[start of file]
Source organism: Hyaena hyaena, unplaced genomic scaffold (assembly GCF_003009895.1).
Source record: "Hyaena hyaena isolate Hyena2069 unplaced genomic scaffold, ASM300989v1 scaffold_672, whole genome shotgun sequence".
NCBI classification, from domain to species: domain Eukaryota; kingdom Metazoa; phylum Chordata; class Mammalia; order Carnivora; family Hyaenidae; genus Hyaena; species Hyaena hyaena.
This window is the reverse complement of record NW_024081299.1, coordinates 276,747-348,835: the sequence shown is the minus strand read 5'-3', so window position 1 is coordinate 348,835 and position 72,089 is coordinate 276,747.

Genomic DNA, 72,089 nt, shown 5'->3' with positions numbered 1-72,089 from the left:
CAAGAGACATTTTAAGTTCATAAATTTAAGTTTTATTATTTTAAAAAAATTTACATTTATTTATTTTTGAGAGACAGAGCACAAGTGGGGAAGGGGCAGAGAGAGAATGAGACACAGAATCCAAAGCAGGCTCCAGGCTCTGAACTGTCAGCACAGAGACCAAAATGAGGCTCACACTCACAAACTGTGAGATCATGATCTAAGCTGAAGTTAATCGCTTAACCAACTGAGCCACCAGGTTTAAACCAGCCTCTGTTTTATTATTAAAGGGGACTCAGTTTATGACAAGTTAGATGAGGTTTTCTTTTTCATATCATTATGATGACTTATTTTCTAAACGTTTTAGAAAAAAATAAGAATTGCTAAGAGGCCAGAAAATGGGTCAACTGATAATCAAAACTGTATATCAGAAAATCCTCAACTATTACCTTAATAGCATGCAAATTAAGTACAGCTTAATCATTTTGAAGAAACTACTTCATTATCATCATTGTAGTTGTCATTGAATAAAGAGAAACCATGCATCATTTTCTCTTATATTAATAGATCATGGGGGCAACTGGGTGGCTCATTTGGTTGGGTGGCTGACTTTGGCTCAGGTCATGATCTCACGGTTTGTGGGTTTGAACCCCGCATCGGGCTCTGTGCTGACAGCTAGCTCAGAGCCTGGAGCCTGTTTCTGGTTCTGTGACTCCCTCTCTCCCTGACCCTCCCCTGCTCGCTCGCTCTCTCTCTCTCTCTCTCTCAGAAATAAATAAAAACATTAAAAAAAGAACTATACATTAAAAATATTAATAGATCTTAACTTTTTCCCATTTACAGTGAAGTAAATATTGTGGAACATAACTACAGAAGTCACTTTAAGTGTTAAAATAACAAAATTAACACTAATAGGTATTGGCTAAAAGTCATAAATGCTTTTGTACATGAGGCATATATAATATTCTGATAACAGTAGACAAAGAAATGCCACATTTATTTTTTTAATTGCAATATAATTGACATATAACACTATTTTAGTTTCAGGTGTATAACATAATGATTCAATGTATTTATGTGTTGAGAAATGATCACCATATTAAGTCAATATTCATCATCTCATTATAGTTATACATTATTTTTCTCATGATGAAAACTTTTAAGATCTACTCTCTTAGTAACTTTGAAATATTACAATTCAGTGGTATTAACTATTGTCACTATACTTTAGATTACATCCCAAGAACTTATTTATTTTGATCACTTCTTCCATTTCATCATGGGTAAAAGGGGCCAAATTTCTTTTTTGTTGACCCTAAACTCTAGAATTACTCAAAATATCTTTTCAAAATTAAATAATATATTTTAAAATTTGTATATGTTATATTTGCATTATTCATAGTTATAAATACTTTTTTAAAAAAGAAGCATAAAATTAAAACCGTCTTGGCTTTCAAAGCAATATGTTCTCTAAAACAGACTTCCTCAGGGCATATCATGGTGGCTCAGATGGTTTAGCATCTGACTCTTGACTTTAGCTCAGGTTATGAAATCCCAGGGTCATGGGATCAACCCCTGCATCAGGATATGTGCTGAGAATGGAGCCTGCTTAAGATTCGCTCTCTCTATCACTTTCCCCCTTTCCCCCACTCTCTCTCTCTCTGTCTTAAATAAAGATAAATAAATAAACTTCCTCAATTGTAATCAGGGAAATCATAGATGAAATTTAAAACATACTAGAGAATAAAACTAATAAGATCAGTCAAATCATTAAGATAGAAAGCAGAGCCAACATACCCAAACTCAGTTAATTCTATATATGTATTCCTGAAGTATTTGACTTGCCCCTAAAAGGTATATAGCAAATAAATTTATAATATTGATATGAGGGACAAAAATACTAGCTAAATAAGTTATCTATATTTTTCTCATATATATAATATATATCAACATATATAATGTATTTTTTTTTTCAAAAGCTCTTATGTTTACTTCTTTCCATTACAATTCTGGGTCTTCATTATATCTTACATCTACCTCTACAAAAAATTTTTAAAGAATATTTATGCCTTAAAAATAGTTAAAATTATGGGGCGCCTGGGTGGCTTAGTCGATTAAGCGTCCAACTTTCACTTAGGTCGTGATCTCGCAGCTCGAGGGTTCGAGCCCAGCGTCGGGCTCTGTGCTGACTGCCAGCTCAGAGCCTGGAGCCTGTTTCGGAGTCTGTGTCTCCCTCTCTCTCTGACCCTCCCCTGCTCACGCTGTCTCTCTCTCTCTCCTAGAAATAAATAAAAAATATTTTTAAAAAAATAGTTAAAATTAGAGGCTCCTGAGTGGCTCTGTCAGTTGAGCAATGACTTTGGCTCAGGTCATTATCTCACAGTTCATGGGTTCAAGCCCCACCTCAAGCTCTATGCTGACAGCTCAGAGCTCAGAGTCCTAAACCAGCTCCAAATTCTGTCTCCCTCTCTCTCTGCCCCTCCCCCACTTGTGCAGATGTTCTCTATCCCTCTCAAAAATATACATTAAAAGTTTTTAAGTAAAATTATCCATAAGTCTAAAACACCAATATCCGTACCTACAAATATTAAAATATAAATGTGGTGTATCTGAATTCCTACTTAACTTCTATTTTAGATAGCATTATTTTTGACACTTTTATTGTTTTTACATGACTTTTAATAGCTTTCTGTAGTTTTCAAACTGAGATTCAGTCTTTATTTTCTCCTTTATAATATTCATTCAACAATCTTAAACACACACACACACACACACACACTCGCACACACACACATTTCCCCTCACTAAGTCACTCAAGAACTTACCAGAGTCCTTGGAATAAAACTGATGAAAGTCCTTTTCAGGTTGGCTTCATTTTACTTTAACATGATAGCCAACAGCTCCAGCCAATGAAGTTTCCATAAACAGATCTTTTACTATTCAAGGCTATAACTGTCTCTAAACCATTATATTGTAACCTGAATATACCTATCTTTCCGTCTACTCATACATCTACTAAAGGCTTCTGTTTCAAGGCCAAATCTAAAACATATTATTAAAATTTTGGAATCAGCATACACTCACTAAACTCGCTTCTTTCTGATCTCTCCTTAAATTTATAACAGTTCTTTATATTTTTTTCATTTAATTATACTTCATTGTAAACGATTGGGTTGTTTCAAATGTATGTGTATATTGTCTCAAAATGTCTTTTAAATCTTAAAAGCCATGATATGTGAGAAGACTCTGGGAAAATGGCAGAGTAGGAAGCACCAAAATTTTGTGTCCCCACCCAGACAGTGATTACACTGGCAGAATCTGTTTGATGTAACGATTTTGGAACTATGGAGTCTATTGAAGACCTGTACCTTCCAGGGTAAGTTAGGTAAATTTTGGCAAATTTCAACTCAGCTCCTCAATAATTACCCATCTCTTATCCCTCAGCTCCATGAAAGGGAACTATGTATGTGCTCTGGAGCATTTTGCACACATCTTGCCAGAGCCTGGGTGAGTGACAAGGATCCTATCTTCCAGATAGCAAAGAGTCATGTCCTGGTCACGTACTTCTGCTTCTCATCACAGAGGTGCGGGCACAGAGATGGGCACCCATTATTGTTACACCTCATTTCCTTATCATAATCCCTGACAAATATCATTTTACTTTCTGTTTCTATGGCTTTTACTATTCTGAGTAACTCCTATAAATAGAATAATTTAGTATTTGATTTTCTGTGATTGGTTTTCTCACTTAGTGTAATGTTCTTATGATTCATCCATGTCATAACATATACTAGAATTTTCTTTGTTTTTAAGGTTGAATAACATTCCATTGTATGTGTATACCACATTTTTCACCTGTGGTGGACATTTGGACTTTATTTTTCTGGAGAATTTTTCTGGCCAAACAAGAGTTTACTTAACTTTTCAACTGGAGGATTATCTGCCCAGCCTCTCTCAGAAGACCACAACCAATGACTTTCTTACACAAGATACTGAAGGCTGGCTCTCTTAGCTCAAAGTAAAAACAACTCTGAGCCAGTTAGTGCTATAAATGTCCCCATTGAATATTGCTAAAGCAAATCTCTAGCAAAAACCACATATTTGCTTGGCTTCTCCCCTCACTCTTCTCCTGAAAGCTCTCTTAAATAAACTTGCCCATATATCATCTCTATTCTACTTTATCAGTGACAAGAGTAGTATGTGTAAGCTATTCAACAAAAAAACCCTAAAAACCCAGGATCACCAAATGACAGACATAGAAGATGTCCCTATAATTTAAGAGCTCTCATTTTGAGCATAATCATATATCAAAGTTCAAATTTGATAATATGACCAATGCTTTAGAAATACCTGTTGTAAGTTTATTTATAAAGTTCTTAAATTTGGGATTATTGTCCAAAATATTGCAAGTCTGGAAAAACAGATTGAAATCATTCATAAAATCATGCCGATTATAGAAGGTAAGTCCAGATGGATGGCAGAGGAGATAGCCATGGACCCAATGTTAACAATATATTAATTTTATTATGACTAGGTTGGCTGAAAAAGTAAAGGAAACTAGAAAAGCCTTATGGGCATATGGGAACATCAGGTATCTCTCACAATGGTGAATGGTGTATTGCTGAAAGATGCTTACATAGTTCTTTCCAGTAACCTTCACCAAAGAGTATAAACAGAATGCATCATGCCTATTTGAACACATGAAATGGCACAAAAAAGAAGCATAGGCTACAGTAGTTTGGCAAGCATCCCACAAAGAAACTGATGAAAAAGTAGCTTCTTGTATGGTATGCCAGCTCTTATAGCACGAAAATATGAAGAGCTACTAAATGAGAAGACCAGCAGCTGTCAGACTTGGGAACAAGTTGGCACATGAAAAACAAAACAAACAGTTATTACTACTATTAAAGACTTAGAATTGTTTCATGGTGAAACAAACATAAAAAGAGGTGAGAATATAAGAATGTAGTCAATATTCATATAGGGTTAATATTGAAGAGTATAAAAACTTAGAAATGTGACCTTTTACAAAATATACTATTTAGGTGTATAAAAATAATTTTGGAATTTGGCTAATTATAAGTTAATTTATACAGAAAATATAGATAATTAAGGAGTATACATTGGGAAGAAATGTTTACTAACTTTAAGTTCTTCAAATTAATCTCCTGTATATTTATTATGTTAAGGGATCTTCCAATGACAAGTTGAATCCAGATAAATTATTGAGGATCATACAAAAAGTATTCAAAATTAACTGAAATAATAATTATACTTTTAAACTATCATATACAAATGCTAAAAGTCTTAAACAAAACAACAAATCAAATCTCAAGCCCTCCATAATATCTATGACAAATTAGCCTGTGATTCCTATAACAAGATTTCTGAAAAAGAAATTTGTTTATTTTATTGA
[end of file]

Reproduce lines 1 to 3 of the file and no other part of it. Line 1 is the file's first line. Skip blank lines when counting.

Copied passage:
Source organism: Hyaena hyaena, unplaced genomic scaffold (assembly GCF_003009895.1).
Source record: "Hyaena hyaena isolate Hyena2069 unplaced genomic scaffold, ASM300989v1 scaffold_672, whole genome shotgun sequence".
NCBI classification, from domain to species: domain Eukaryota; kingdom Metazoa; phylum Chordata; class Mammalia; order Carnivora; family Hyaenidae; genus Hyaena; species Hyaena hyaena.